A Conversation With James McWilliams, Sustainable Food Expert

Historians in the News

Among today's writers on the topic of sustainable food, James McWilliams stands out—in part because he is a bit of an iconoclast. Whether arguing that it's time to rethink genetically modified foods, that free-range meat isn't better than factory-farmed, or that you can't simultaneously praise fancy cheeses and say you want to save the world, McWilliams is often provocative. You might say he's out to cause trouble. Or you might say he asks the hard questions that nobody else wants to ask. And it is my personal belief that part of the reason he is so infuriating is that his writing is so persuasive.

McWilliams is an associate professor of history at Texas State University, San Marcos, and the author of Just Food: Where Locavores Get It Wrong and How We Can Truly Eat Responsibly. I spoke with him yesterday as he was preparing to interview a pecan farmer while doing research for a short book, a natural history of the pecan.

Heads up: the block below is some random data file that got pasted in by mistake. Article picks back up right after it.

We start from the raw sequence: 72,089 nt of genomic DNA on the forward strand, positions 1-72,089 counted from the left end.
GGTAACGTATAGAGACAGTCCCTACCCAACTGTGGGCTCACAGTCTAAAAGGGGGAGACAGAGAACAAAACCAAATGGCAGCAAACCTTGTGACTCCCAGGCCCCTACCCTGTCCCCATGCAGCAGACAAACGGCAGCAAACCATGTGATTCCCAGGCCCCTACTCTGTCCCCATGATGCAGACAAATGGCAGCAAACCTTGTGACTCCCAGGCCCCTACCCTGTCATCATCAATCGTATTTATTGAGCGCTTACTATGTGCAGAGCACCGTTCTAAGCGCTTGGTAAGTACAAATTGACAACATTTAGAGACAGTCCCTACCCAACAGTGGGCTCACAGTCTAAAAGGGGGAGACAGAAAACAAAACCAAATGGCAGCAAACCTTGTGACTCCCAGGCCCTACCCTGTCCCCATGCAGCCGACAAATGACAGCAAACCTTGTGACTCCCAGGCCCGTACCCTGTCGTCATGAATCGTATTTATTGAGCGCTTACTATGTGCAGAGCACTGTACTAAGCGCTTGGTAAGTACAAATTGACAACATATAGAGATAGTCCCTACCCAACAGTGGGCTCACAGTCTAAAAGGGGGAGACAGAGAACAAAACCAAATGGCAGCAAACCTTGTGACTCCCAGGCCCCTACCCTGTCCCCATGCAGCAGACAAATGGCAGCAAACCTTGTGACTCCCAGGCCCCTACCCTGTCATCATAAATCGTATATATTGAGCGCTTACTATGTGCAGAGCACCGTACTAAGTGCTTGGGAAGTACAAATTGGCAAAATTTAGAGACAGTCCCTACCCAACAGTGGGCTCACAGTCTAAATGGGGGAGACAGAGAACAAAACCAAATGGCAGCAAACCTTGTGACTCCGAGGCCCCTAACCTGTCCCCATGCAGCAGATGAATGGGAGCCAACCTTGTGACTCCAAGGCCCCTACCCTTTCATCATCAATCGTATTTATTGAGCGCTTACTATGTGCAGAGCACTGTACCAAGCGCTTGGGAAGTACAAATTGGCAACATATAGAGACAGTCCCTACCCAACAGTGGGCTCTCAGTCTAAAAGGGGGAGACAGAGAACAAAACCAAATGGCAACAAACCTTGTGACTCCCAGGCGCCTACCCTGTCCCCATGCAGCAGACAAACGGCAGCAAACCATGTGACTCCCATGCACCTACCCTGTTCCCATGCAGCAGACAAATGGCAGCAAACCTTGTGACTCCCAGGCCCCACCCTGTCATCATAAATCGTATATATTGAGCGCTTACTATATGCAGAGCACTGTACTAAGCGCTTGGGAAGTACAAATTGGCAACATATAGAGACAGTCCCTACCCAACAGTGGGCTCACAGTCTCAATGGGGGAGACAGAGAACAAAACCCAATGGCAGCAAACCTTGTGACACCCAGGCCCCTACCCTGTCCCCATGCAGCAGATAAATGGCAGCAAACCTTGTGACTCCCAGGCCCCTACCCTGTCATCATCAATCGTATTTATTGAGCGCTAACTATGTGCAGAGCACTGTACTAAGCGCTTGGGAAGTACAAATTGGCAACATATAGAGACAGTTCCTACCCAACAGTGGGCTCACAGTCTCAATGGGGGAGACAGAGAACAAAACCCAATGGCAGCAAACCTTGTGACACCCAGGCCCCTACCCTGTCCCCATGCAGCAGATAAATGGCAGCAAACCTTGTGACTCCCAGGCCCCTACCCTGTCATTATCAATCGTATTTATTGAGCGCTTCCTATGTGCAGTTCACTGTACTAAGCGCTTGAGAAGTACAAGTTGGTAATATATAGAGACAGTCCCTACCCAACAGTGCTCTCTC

What do you say when people ask, "What do you do?"

Well, you know, I guess I would say I get curious about certain aspects of the world around me, most of them having to do with food and agriculture, and I read and research and write about that. I cover issues of sustainability and the ethics of food production, and I do this both through a historical focus and a contemporary focus.

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